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Originating publication
October 01, 1998, Issue: 910
Section: Analysis
The Death of Windows
Mike Elgan

Every new computing platform, it seems, gets the label "Windows killer" slapped on it. A Windows killer is a product that will unseat Windows as the world's most popular operating system. Such speculation is usually fueled by a combination of Microsoft envy, wishful thinking and confusion about what enables operating systems to succeed in the marketplace. The latest designated Windows killer is Linux. But, as usual, recent reports of Windows' imminent death are greatly exaggerated. Over the next decade, Windows' market share will grow, not shrink. There are three simple reasons for that.

1.) Windows Has No Real Competition. When we first heard about the network computer (NC), it was supposed to kill Windows and transform computing. Now the NC barely registers on the "legitimate platform" meter. Linux will also fail to unseat Windows.

Linux, a variant of UNIX, is the new OS/2. Hailed by devotees as the future of open computing, Linux is a seven-year-old PC operating system used by about 7 million people. Like OS/2, Linux is considered by devoted supporters to be better than Windows because of a short list of features most people don't care about, such as superior multitasking. And, like OS/2 in the early 1990s, Linux is way too hard to install and undersupported by application developers.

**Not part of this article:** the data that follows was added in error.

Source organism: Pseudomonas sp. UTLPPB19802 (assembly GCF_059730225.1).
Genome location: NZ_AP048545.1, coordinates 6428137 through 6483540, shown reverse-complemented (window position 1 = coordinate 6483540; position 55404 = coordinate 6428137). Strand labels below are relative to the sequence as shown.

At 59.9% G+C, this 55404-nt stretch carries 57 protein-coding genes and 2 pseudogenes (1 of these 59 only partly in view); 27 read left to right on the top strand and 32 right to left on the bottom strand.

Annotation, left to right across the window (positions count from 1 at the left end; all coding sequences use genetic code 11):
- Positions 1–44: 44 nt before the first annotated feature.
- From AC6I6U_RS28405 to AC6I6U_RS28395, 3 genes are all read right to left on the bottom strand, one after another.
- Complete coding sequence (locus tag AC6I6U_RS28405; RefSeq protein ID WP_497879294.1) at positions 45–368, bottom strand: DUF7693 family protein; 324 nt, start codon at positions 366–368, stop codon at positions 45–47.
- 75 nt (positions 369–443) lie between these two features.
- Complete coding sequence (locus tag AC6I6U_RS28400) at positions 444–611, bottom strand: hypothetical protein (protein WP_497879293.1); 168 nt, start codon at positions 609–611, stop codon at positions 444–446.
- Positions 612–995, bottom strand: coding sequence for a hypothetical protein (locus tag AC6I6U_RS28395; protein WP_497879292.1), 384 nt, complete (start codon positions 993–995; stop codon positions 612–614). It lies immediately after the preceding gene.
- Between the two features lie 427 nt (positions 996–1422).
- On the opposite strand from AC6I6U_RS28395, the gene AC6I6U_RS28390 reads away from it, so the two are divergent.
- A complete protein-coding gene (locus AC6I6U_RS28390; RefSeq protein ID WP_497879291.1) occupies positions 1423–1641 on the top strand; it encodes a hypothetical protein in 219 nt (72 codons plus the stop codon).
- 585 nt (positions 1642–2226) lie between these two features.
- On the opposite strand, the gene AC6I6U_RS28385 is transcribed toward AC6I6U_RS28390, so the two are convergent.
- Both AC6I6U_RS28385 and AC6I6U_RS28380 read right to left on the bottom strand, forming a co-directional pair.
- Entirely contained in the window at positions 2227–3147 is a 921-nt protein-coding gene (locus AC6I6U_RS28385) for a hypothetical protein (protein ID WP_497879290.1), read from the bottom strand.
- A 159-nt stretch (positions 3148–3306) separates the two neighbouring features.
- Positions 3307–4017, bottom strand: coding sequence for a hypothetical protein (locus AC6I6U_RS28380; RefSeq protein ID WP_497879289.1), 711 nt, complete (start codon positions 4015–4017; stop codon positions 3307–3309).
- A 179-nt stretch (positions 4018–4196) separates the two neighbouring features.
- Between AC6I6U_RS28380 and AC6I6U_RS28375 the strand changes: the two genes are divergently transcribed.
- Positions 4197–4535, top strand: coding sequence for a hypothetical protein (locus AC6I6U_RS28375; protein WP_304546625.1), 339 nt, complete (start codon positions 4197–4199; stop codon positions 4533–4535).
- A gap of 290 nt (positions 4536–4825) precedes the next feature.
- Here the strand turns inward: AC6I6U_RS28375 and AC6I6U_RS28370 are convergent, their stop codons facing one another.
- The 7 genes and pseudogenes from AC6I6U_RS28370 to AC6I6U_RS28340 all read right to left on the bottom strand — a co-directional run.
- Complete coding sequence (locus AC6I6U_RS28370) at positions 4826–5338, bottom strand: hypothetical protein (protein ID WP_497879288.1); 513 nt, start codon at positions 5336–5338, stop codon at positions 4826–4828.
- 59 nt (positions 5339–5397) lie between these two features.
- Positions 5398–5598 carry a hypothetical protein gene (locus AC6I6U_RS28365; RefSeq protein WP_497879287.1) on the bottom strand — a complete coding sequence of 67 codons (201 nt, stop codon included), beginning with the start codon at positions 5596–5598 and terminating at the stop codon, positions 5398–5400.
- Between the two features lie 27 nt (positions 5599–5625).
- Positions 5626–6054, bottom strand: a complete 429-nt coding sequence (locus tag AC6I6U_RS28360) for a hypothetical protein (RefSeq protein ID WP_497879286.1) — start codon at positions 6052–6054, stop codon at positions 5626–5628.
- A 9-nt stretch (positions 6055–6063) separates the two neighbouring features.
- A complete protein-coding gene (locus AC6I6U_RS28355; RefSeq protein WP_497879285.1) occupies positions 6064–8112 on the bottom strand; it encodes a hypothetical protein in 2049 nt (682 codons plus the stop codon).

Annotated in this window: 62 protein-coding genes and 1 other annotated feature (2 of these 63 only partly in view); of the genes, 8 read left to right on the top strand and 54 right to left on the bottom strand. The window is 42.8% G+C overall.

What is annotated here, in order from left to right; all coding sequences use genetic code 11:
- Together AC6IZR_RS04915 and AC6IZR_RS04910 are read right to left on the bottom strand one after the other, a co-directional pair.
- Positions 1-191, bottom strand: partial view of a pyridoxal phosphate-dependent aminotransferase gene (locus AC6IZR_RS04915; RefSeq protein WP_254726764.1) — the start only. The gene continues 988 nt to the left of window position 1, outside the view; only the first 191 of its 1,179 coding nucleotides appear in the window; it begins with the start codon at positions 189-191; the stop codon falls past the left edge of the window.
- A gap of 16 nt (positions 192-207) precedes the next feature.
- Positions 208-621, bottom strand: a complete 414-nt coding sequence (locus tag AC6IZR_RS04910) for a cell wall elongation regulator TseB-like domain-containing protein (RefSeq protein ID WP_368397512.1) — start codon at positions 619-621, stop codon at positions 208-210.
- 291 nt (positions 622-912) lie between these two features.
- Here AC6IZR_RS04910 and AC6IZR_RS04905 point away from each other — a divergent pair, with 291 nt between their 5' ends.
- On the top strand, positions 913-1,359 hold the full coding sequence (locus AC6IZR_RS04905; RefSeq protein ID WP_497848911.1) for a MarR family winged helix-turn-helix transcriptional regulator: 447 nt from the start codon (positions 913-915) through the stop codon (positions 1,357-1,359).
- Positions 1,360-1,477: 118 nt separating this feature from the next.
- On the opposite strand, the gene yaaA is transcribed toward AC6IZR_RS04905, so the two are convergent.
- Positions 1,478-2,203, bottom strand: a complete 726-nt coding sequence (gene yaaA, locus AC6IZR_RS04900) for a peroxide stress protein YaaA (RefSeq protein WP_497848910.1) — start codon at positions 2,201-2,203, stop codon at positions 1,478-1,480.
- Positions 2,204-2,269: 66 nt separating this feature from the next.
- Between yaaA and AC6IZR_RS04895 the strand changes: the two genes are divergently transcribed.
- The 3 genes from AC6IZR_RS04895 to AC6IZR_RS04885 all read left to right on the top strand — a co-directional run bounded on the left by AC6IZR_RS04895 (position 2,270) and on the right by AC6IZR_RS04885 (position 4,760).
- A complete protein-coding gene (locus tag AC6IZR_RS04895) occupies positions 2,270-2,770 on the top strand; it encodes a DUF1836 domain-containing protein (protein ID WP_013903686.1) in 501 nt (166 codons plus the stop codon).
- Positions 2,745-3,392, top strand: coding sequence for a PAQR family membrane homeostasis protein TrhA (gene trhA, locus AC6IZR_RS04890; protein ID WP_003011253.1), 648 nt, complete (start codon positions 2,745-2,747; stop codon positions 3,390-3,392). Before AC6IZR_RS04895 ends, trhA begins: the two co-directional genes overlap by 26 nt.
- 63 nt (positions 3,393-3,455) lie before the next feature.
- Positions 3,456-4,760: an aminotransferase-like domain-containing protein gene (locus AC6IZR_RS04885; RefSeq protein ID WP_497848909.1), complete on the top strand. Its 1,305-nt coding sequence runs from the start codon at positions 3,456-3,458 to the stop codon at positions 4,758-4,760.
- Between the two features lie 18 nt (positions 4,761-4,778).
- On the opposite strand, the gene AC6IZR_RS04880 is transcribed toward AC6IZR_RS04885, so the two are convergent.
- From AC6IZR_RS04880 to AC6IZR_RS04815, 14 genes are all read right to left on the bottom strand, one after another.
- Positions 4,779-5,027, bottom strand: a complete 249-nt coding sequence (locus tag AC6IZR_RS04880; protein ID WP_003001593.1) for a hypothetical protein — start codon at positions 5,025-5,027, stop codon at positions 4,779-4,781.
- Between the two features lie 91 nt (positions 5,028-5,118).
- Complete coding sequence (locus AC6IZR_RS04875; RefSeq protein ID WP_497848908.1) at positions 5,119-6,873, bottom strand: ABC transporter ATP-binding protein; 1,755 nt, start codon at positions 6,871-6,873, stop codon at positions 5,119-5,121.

Still, Linux is not completely like OS/2; it has some fatal flaws of its own. For example, like UNIX, Linux comes in multiple and incompatible flavors, isn't backed by a blue-chip company and has very low awareness within corporations.

2.) Windows Has Overwhelming Momentum. Because Windows was the standard platform when computing went global (during the 1990s), it will be very hard to get rid of. Companies just don't upgrade all their PCs every 18 months.

Even this year, Microsoft will sell millions of copies of Windows 3.x to companies expanding the number of legacy systems without upgrading them.

Future versions of Windows must support Windows 3.x and Windows 9x applications or they'll fail. And that's why only a platform that fully supports Windows applications can succeed.

3.) Windows Is Microsoft's Golden Goose. Despite all the hype, Microsoft is actually a medium-sized company, ranking about 400th in 1997 revenues worldwide. IBM dwarfs Microsoft with 1997 revenues of $76 billion, nearly seven times as much as Microsoft. Even co-conspirator Intel has twice the revenue and three times the staff. And yet, in terms of market capitalization, Microsoft is No. 2 (after GE). Why?

Microsoft is valuable to stockholders because it's the most influential company in the world's most important industry; its intellectual property-software-is in almost every PC user's face all day, every day; and the company is well-positioned to continue its dramatic growth well into the future. Microsoft's importance, ubiquity and golden position stem directly or indirectly from Windows. Don't expect Microsoft to give that up without a fight.

Until someone comes up with an open, wildly popular Windows-compatible alternative backed by a huge company, Windows will remain No. 1.

Is that good or bad? Let me know at: melgan@winmag.com.

Copyright � 1998 CMP Media Inc.

TW


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